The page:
The Impact of Police Violence on HIV Risks among People Who Inject Drugs in Thailand - PowerPoint PPT Presentation

enye
slide1 n.
Skip this Video
Loading SlideShow in 5 Seconds..
The Impact of Police Violence on HIV Risks among People Who Inject Drugs in Thailand PowerPoint Presentation
Download Presentation
The Impact of Police Violence on HIV Risks among People Who Inject Drugs in Thailand

play fullscreen
1 / 15
Download Presentation
The Impact of Police Violence on HIV Risks among People Who Inject Drugs in Thailand
130 Views
Download Presentation

The Impact of Police Violence on HIV Risks among People Who Inject Drugs in Thailand

- - - - - - - - - - - - - - - - - - - - - - - - - - - E N D - - - - - - - - - - - - - - - - - - - - - - - - - - -
Presentation Transcript

  1. The Impact of Police Violence on HIV Risks among People Who Inject Drugs in Thailand Kanna Hayashi1, 2 Lianping Ti1 Karyn Kaplan3 Paisan Suwannawong3 Kate Shannon1, 4 Evan Wood1, 4 Thomas Kerr1, 4 1British Columbia Centre for Excellence in HIV/AIDS 2Interdisciplinary Studies Graduate Program, the University of British Columbia 3Thai AIDS Treatment Action Group/Mitsampan Harm Reduction Center 4Department of Medicine, the University of British Columbia

  2. HIV Epidemic among Thai IDU Source: Thailand Bureau of Epidemiology, HIV Total Sentinel Survellance, Ministry of Public Health (2012)

  3. Thai Drug Policy Intensified police crackdowns in recent years Kingdom's Unity for Victory over Drugs strategy in 2011 Targeting 400,000 drug users into drug treatment War on drugs in 2003 2,800 extrajudicial killings Photo from : Mahitthirook, A., Laohong, K.-O., 2012. Phones, CDs seized at prison. Bangkok Post, May 18.

  4. Study Objectives • To identify the prevalence and correlates of experiencing police violence among IDU in Bangkok • To describe circumstances of police violence Police violence: Ever beaten by police Photo by Rico Gustav

  5. Methods

  6. Mitsampan Community Research Project • Acollaborative research effort involving: • Serial cross-sectional • mixed-methods study • 32 former/active drug users • trained as peer researchers • Peer researchers involved in • all stages of the project Thai AIDS Treatment Action Group Mitsampan Harm Reduction Center Chulalongkorn University June 2008, Bangkok, Thailand

  7. Data & Study Sample • Cross-sectional data collected through interviewer-administered questionnaires • Adult IDU in Bangkok or in adjacent provinces • Recruited through peer outreach and word-of-mouth 307 IDU (June-July 2009) 332 IDU (July-October 2011) 639 unique participants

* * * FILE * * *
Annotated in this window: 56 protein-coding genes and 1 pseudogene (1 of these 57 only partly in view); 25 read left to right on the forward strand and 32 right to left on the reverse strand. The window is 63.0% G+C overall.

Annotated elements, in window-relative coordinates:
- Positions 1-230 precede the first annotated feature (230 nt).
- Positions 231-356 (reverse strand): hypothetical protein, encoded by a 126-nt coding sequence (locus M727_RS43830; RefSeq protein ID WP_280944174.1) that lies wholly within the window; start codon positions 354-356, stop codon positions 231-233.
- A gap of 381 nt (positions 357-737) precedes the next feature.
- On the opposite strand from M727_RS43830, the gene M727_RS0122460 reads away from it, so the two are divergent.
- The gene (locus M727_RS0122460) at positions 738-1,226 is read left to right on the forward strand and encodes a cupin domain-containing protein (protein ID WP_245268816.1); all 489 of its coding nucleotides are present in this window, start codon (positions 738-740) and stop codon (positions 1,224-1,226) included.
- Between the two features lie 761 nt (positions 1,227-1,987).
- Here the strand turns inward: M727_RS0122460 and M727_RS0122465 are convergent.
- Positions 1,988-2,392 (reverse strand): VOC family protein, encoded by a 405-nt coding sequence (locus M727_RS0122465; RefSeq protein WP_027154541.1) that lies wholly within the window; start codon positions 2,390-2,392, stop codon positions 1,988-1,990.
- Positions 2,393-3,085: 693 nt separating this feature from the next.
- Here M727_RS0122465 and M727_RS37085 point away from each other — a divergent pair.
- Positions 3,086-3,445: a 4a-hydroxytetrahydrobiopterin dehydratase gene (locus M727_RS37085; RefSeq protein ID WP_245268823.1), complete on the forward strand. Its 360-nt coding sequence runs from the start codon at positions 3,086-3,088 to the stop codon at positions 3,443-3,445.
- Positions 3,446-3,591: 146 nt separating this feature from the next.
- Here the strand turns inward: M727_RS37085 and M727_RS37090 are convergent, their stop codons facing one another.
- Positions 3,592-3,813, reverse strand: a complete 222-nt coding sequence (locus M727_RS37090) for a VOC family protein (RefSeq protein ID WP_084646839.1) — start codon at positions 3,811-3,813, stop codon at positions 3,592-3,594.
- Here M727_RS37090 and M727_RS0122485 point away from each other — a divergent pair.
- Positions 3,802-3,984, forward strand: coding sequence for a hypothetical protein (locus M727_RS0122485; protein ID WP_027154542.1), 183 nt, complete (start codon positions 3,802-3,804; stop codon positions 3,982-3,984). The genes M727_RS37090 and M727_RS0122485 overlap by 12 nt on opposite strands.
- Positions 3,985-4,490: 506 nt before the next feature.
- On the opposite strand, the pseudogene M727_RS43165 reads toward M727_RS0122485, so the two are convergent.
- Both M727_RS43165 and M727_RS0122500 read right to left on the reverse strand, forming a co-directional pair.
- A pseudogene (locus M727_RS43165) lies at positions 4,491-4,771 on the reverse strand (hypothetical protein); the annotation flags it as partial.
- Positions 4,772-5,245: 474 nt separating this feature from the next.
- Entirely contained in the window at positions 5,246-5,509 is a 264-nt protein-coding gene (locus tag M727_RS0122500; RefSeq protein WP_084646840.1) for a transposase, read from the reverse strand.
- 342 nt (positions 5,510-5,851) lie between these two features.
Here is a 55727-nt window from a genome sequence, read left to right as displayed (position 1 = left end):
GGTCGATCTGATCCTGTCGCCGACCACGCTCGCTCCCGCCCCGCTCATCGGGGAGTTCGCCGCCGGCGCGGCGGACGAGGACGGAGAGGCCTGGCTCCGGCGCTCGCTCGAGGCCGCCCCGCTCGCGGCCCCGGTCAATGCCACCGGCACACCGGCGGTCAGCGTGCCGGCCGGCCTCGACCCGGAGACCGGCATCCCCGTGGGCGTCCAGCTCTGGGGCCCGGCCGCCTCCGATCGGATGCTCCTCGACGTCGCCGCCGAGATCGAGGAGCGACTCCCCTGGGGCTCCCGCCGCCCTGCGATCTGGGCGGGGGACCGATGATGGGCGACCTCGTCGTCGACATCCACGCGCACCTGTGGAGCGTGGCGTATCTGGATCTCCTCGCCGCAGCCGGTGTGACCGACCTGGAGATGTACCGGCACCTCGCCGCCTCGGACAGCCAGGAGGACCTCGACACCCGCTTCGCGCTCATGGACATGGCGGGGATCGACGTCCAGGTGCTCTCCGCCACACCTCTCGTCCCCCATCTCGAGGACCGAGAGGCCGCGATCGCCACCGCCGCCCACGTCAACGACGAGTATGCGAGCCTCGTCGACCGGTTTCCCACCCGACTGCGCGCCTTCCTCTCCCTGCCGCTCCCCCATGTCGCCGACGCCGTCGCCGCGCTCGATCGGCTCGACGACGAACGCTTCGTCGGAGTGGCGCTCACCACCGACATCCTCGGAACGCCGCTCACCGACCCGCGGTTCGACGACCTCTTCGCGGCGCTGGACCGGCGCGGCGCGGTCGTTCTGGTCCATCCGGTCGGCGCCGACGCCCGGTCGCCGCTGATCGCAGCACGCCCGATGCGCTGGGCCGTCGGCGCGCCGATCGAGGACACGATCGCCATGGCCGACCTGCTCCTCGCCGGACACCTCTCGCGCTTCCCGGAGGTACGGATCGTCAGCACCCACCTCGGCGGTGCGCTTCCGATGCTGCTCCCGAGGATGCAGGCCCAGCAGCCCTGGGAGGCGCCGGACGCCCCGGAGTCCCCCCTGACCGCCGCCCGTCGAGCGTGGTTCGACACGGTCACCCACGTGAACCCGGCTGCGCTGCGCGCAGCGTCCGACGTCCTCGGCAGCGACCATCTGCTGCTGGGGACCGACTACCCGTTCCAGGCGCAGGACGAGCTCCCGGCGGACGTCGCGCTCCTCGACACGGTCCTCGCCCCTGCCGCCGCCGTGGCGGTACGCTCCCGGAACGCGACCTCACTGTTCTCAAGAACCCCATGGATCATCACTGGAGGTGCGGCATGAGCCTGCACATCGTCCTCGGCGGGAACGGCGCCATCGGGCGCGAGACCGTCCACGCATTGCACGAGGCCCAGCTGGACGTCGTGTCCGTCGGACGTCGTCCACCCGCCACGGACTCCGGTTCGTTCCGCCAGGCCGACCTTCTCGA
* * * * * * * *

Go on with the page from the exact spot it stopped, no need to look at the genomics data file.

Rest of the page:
8. Statistical Analyses • Univariate statistics & multivariate logistic regression • Variables: • Sociodemographic information • Drug use patterns • HIV risk behaviour • Experiences with drug law enforcement • Experiences with accessing healthcare • Health problems • Calendar year of study enrolment

  9. Results

  10. Descriptive Statistics “Have you ever been beaten by police?” Participants in 2011 (n=144) most commonly experienced police violence while: Being interrogated (68.1%) Being arrested (43.1%) Being searched (22.9%) In police holding cells (22.9%) A community-recruited sample of IDU in Bangkok, June 2009 - October 2011 (n=639)

  11. Multivariate Analyses

  12. Interpretations • A high proportion of community-recruited IDU in Bangkok reported being beaten by police. • Police violence appears to have increased in recent years. • Experiencing police violence was independently associated with indicators of drug-related harm.

  13. Limitations • Unable to infer causation from this observational study • Self-reported data may be affected affected by socially desirable responding or recall bias • Sample not randomly selected, findings may not be generalizable to Thai IDU at large

  14. Conclusions • The emphasis on law enforcement-based approaches may be contributing to: • Ongoing human rights violations at the hands of police • The perpetuation of the HIV epidemic among Thai IDU • A need for: • Greater police oversight • A shift toward the implementation of evidence-based policies and programs specific to HIV/AIDS and illicit drug use

  15. Acknowledgments • MSCRP participants • Staff & volunteers at TTAG, Mitsampan Harm Reduction Center & O-Zone House:JirasakSripramong, KamonUppakaew, AmnatChamchern, VipawanSuwannawong, WiwatChotichatmala, and PrapatsaraKaewkoon • Chulalongkorn University:Dr. NiyadaKiatying-Angsulee • BC CfE staff: Tricia Collingham, Cameron Dilworth,Deborah Graham, Caitlin Johnston, Daniel Miles Kane,Calvin Lai, Cristy Power, and Peter Vann • Research assistants:PrempreedaPramoj Na Ayutthaya, ArphatsapornChaimongkon, SattaraHattirat, and PuripakornPakdirat